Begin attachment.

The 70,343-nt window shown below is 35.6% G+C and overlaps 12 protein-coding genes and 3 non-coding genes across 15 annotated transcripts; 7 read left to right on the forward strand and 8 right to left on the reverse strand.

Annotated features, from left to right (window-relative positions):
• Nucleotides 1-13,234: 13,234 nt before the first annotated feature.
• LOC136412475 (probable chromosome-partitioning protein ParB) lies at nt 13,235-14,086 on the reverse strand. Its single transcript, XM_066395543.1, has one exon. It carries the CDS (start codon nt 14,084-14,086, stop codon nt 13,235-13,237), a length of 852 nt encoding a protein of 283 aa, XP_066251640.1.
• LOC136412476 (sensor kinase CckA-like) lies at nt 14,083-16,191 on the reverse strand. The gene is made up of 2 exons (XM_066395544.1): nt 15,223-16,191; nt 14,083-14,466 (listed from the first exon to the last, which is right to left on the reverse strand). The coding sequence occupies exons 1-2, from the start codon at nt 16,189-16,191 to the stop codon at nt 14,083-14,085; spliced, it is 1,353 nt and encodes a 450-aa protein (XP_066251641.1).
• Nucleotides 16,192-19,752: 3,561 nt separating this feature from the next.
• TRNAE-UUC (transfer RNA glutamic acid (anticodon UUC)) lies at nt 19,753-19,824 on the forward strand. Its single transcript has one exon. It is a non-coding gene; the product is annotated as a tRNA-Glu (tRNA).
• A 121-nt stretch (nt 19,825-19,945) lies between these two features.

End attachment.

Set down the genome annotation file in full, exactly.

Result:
The 70,343-nt window shown below is 35.6% G+C and overlaps 12 protein-coding genes and 3 non-coding genes across 15 annotated transcripts; 7 read left to right on the forward strand and 8 right to left on the reverse strand.

Annotated features, from left to right (window-relative positions):
• Nucleotides 1-13,234: 13,234 nt before the first annotated feature.
• LOC136412475 (probable chromosome-partitioning protein ParB) lies at nt 13,235-14,086 on the reverse strand. Its single transcript, XM_066395543.1, has one exon. It carries the CDS (start codon nt 14,084-14,086, stop codon nt 13,235-13,237), a length of 852 nt encoding a protein of 283 aa, XP_066251640.1.
• LOC136412476 (sensor kinase CckA-like) lies at nt 14,083-16,191 on the reverse strand. The gene is made up of 2 exons (XM_066395544.1): nt 15,223-16,191; nt 14,083-14,466 (listed from the first exon to the last, which is right to left on the reverse strand). The coding sequence occupies exons 1-2, from the start codon at nt 16,189-16,191 to the stop codon at nt 14,083-14,085; spliced, it is 1,353 nt and encodes a 450-aa protein (XP_066251641.1).
• Nucleotides 16,192-19,752: 3,561 nt separating this feature from the next.
• TRNAE-UUC (transfer RNA glutamic acid (anticodon UUC)) lies at nt 19,753-19,824 on the forward strand. Its single transcript has one exon. It is a non-coding gene; the product is annotated as a tRNA-Glu (tRNA).
• A 121-nt stretch (nt 19,825-19,945) lies between these two features.